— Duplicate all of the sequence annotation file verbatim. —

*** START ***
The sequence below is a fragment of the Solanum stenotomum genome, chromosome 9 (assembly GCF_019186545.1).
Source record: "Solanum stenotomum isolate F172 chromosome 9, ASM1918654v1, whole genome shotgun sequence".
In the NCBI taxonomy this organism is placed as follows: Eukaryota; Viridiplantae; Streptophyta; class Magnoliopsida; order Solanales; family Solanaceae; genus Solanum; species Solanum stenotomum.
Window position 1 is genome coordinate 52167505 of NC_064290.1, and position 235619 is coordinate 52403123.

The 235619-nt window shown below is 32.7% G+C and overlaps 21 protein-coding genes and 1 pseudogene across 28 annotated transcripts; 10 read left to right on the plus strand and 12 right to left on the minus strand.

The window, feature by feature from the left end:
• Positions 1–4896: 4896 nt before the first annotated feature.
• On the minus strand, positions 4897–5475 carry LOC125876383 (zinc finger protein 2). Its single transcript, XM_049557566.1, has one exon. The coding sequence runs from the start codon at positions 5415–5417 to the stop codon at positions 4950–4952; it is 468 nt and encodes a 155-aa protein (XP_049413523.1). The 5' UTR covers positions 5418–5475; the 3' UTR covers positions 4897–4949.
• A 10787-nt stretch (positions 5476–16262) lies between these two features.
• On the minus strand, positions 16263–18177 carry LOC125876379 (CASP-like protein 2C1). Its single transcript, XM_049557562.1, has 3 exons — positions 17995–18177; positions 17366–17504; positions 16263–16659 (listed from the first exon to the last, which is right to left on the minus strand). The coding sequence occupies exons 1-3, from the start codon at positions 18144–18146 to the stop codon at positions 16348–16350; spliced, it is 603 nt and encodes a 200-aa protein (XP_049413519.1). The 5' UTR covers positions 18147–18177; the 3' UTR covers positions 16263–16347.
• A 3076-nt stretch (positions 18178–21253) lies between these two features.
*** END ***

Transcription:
The sequence below is a fragment of the Solanum stenotomum genome, chromosome 9 (assembly GCF_019186545.1).
Source record: "Solanum stenotomum isolate F172 chromosome 9, ASM1918654v1, whole genome shotgun sequence".
In the NCBI taxonomy this organism is placed as follows: Eukaryota; Viridiplantae; Streptophyta; class Magnoliopsida; order Solanales; family Solanaceae; genus Solanum; species Solanum stenotomum.
Window position 1 is genome coordinate 52167505 of NC_064290.1, and position 235619 is coordinate 52403123.

The 235619-nt window shown below is 32.7% G+C and overlaps 21 protein-coding genes and 1 pseudogene across 28 annotated transcripts; 10 read left to right on the plus strand and 12 right to left on the minus strand.

The window, feature by feature from the left end:
• Positions 1–4896: 4896 nt before the first annotated feature.
• On the minus strand, positions 4897–5475 carry LOC125876383 (zinc finger protein 2). Its single transcript, XM_049557566.1, has one exon. The coding sequence runs from the start codon at positions 5415–5417 to the stop codon at positions 4950–4952; it is 468 nt and encodes a 155-aa protein (XP_049413523.1). The 5' UTR covers positions 5418–5475; the 3' UTR covers positions 4897–4949.
• A 10787-nt stretch (positions 5476–16262) lies between these two features.
• On the minus strand, positions 16263–18177 carry LOC125876379 (CASP-like protein 2C1). Its single transcript, XM_049557562.1, has 3 exons — positions 17995–18177; positions 17366–17504; positions 16263–16659 (listed from the first exon to the last, which is right to left on the minus strand). The coding sequence occupies exons 1-3, from the start codon at positions 18144–18146 to the stop codon at positions 16348–16350; spliced, it is 603 nt and encodes a 200-aa protein (XP_049413519.1). The 5' UTR covers positions 18147–18177; the 3' UTR covers positions 16263–16347.
• A 3076-nt stretch (positions 18178–21253) lies between these two features.